I ignored her and hoped she would go away. As anyone with more than two children knows, this line of commenting and questioning is all too common. Some people's rudeness knows no bounds and on that late-winter, gray-skied, third-trimester, sciatic-nerve-twanging afternoon, I was in NO MOOD for her rude questions. I was annoyed and humiliated beyond description and my hormonal pregnant self was not going to listen to her. I continued to ignore her and she continued to push...

"They are all so little! How ever do you do it? I wouldn't have the patience."

I could not ignore her any longer as she was standing right beside me and addressing the boys. She asked them questions and they cheerfully responded, enjoying her attention. Then she turned to me again and asked,

"How far apart are they, anyway?"

I peered out over my Cart-Full-O-Boys and pretended to examine them.

"Oh, " I responded dryly, "about two or three inches, but they move around a lot."

She stood for a moment not understanding and then her face fell as my meaning took hold. She looked dismayed, then embarrassed, and then she turned away from me without a word and went on her way.

You might think I was satisfied. I had silenced her. You might think I was pleased with myself. That was awfully clever of me-- one of the best lines I had ever come up with, drawn up on the spot, perfectly suited and delivered seamlessly. But I was not.

I thought about her face the whole drive home, later in the day, and even later in the week. I thought about the way it fell from a smile to sudden humiliation. I had been as rude as she had been. How could that satisfy me?

Then, I thought about how it was most often women that questioned me about my procreative decisions and that made sense. Women have keen interest in this topic as child bearing lies at the very heart of what it is to be a woman. In child-bearing, every part of a woman's body is affected from her hair to her toenails. In child-rearing , every part of her soul is tried. She is stretched, deepened, expanded, changed--physically, emotionally-- forever, deeply and beautifully changed. But it isn't all breakfast in bed and butterfly kisses. Motherhood entails pain and suffering and self sacrifice. If we forgot this aspect of motherhood for a moment, society would be quick to remind us.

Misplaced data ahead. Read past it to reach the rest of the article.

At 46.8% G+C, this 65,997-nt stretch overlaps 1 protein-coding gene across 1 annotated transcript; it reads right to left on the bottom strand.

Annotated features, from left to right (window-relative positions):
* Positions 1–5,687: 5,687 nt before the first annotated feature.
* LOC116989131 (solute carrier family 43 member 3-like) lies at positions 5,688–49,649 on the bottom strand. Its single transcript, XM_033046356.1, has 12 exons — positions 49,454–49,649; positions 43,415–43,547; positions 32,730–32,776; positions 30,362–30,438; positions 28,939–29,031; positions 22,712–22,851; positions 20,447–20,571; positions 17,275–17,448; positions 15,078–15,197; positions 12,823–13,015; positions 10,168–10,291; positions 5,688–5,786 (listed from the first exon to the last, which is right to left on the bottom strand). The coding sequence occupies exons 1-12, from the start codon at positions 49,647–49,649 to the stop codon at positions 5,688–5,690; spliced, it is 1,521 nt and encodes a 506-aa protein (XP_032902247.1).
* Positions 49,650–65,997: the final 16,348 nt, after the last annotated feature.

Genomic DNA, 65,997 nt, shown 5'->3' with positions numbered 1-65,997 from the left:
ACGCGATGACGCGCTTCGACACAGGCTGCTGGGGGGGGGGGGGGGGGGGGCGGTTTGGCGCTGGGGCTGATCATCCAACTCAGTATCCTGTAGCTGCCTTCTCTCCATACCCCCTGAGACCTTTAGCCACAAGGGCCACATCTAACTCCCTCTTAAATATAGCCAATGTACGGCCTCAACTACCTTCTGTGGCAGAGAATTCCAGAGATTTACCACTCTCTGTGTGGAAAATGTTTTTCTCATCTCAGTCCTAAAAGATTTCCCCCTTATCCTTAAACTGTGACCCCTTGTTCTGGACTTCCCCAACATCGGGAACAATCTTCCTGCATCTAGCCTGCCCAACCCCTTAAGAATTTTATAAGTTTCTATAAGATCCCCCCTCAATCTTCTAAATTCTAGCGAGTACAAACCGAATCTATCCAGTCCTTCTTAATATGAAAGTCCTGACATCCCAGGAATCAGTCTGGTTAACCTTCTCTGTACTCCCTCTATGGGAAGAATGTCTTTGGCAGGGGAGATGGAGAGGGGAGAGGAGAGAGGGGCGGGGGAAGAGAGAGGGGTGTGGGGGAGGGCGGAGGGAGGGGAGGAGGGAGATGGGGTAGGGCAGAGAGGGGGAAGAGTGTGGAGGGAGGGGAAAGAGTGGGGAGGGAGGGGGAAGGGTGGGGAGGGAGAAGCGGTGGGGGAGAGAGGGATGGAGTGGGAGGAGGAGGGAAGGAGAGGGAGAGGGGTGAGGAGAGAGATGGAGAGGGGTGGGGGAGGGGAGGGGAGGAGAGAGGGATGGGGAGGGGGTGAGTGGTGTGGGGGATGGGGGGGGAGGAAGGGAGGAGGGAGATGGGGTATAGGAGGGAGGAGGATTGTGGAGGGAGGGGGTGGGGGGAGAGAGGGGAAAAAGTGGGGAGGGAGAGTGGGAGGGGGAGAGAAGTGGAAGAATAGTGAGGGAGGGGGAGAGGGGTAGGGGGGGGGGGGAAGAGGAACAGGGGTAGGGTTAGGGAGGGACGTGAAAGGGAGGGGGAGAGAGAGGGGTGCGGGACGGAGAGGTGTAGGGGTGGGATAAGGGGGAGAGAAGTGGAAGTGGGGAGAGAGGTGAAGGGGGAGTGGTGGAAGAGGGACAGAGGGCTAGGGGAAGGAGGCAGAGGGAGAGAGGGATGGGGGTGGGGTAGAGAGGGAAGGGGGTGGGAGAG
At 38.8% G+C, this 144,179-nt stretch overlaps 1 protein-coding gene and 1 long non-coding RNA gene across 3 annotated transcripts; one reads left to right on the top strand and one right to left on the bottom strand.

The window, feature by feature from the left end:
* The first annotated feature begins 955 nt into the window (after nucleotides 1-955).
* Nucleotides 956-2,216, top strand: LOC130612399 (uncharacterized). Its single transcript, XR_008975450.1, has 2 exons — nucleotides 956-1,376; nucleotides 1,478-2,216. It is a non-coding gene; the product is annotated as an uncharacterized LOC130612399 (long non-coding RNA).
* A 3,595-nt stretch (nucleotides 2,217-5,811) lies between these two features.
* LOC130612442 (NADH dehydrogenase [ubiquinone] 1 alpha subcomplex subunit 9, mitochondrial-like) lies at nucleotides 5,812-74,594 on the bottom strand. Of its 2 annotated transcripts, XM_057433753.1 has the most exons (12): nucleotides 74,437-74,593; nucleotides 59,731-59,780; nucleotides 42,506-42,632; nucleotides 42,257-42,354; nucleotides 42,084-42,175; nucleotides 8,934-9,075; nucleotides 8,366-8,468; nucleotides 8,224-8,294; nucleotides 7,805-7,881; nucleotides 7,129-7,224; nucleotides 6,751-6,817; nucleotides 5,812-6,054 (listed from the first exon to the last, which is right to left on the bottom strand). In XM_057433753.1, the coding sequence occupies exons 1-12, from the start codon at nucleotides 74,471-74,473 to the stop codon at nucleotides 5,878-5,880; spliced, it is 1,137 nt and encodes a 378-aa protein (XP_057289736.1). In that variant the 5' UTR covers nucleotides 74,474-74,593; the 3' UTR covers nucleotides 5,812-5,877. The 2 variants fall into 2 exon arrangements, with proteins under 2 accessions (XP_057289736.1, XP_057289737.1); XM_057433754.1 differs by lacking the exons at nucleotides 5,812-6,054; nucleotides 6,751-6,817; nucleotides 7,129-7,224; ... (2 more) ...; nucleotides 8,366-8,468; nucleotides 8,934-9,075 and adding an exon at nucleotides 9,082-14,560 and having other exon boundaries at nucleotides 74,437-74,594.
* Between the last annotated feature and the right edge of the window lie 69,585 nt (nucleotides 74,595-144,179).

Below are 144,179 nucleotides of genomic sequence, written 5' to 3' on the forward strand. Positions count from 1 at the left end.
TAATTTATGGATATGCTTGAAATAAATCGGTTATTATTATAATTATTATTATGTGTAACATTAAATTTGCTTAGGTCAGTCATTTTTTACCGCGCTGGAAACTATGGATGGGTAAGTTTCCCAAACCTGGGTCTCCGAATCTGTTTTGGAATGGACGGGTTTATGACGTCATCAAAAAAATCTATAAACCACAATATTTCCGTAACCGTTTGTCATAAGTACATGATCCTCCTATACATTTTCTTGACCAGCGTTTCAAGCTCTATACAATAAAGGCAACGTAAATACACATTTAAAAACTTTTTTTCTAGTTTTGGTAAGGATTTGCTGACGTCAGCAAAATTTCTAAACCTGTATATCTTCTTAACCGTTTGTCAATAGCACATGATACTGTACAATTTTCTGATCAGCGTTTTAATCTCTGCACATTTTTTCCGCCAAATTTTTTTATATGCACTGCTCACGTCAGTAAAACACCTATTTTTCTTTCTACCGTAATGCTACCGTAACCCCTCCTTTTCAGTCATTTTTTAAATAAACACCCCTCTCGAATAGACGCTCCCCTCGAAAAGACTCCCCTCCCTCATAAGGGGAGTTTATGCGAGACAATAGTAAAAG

Everyone knows that parenting is difficult, and raising a large family can be very difficult. But how many women in today's secular culture know how wonderful it can be? How fulfilling? Not many, I'd venture to guess. Many haven't even encountered large families. And what if they do one day and in their curiosity they question and prod, however stupidly and thoughtlessly, and the mother of that large family responds with sarcasm?

What kind of an impression have I made?

From that day forward, I made a point to be polite and courteous to even the rudest of questioners. In fact, I've seen it as important work for the pro-life cause. I see it as doing my part, however small, to help change the general impressions society has of motherhood, of pregnancy, of children, and of large families.

Often, the women who question me and make remarks are doing so because they see my family as a statement, often one they oppose. Some women, in their insecurity, have even perceived my large family as a judgement on themselves. However rudely they respond to that perceived statement, I am determined to make a good impression.

I don't know how much I can do with a cheerful disposition to change the perceptions of other women or the direction of the pro-life movement in America, but I do know that I am more likely to change hearts with charity than with sarcasm. And I know that when I respond to rude questions with kindness that I am defending my way of life in the best way I can. And that is indeed satisfying.

Wednesday, November 10, 2010

The Alphabet From Z to A

...with much confusion along the way.

"The Alphabet From Z to A" by Judith Viorst is a new favorite around here. It's very clever with lines like "N is for NIT, NIGHT, and NOT, but not KNOT, KNIGHT, or KNIT," and "K is for KISS, but they won't let us use it for CUDDLE."

Monday, November 08, 2010

Cat Blogging